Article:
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TB@DET: Scherzer fans nine for eighth win

DETROIT -- It was another day, another quality outing by Max Scherzer. This time, however, the offense provided some run support to get Scherzer the eighth win of the season that narrowly evaded him in his last start.

The Tigers' pitcher of the month for May wasted no time in establishing himself as a candidate to win the award in June, throwing seven innings of one-run ball along with nine strikeouts in a 5-2 victory over the Rays in Thursday's three-game series finale.

Scherzer pulled into a tie for the most wins in the American League, has the second-most strikeouts (100) and the 14th-best ERA (3.24). He's allowed just 54 hits in 83 1/3 innings and no more than four in any of his last seven starts.

Since last year's All-Star break, Scherzer is 16-2 with a 2.95 ERA and 210 strikeouts in 173 2/3 innings. Those type of numbers, especially with his hot start this year, has his teammates looking at where Scherzer might be heading for this year's All-Star break -- Citi Field in New York.

"Somebody asked me that the last time we were [home]," catcher Alex Avila said after the game. "I think so. I think he's pitched well enough to get in there. There's still quite a few more games to the break, but 8-0 with a three-something ERA and as many strikeouts as he has, that's pretty good."

On Thursday, Scherzer became only the second Tigers pitcher since Vern Kennedy in 1938 to win his first eight decisions, joining right-hander Jeremy Bonderman, who did it in 2007. Scherzer is one shy of the franchise record, held by Kennedy and George Uhle (1929).

He did it with his typical on-point command and overpowering fastball, mixed in with his dipping changeup, slider and newly-added curveball for lefties -- all of which were working.

Scherzer yielded three hits over his first two innings. He would yield just one more the rest of his outing, and not until he recorded two outs in the sixth inning.

"He's been consistent all year," Avila said. "He's gotten to the point where everybody knows he has great stuff and [he can] command it. When you're able to command it, you can set up hitters and stick to a game plan, rather than just throw like he used to do.

"Now he's a pitcher with really good stuff. It's impressive and I'm glad to be apart of it."

A one-out double by Ben Zobrist in the first was followed by consecutive strikeouts of Matt Joyce and Evan Longoria. A pair of two-out singles in the second were wasted with a Yunel Escobar fly out to center.

After that, Scherzer cruised, retiring nine straight batters and 11 of 13 before James Loney's opposite-field base hit in the sixth drove in the Rays' first run.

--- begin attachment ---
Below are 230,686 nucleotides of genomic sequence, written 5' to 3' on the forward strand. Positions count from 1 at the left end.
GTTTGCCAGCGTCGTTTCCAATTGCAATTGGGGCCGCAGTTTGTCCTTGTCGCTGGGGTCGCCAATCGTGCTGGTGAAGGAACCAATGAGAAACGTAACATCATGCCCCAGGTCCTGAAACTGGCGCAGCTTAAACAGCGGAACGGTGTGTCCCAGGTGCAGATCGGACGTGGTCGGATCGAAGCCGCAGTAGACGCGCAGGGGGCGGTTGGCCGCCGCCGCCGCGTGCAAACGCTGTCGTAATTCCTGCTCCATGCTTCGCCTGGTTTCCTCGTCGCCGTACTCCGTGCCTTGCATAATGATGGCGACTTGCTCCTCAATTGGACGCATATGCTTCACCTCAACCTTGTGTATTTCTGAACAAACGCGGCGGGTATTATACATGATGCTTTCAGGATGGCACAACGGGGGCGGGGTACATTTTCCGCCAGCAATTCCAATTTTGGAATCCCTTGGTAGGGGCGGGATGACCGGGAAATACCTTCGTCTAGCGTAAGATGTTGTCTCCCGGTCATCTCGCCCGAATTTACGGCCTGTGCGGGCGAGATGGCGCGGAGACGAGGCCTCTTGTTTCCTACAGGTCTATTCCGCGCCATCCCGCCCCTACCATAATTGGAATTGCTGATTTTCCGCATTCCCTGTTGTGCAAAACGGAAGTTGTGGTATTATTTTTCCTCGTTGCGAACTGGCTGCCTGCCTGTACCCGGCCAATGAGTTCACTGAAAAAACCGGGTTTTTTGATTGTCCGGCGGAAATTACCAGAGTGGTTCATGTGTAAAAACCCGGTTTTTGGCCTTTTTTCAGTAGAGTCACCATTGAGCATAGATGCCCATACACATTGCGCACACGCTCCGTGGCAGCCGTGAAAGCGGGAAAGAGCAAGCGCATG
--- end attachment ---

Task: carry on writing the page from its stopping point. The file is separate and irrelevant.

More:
"I felt like today I had better fastball location than I've had even in the past," Scherzer said. "I really felt like I was throwing the ball where I wanted it. I felt like that was the reason why I was able to have success today."

By the time Loney plated that run, the Tigers had early established a 3-0 lead against Rays starter Roberto Hernandez, who entered the game 8-6 against Detroit with a 4.03 ERA from his seven years with the Indians.

Hernandez plowed through the first 3 1/3 innings, making the Tigers offense look similar to how it did in Wednesday night's 3-0 shutout loss -- their third time being blanked in eight days -- before a home run derailed him in the fourth.

Prince Fielder ended Hernandez's streak of eight straight batters set down by extending his own hitting streak to 11 games with a single to left. Two pitches later, Victor Martinez gave the Tigers their first runs since the eighth inning of Tuesday's game.

Martinez belted a two-run homer on a 1-0 count into the right-field seats for his fourth home run of the season.

"[Hernandez] is pretty tough, man," Martinez said. "He had a heavy sinker and it's not fun when you've got to face a pitcher like him, a big guy coming right at you. We were just hoping he made a mistakes, and I didn't miss it."

The home run marked the second of four straight hits for the Tigers. Hernandez would record just two more outs in the game.

"After that home run, he just got a little bit quick with everything," Rays manager Joe Maddon said. "He settled back down OK. He pitched well. He had a nice day for himself. But they pitched really well."

In the fifth, Miguel Cabrera came through with a soft liner to right to score Don Kelly. Martinez added another RBI in the bottom of the seventh, his third of the day, to increase the lead to 5-1.

At that point, Scherzer had put the finishing touches on his latest gem with a 1-2-3 inning, striking out Jose Molina swinging at a changeup and Escobar looking at a 93-mph fastball for his 99th and 100th strikeouts of the year.

He became the first Tigers pitcher to reach the 100-strikeout mark through his team's first 58 games since Mickey Lolich (108) and Joe Coleman (103) in 1972.

He also completed the three-game series in which the three starters -- along with Anibal Sanchez and Doug Fister -- gave up a total of five runs on 15 hits with 22 strikeouts in 22 1/3 innings.

"They outpitched us today," Maddon said. "Scherzer was really good. He is very good. They might have the best starting pitching in the American League."

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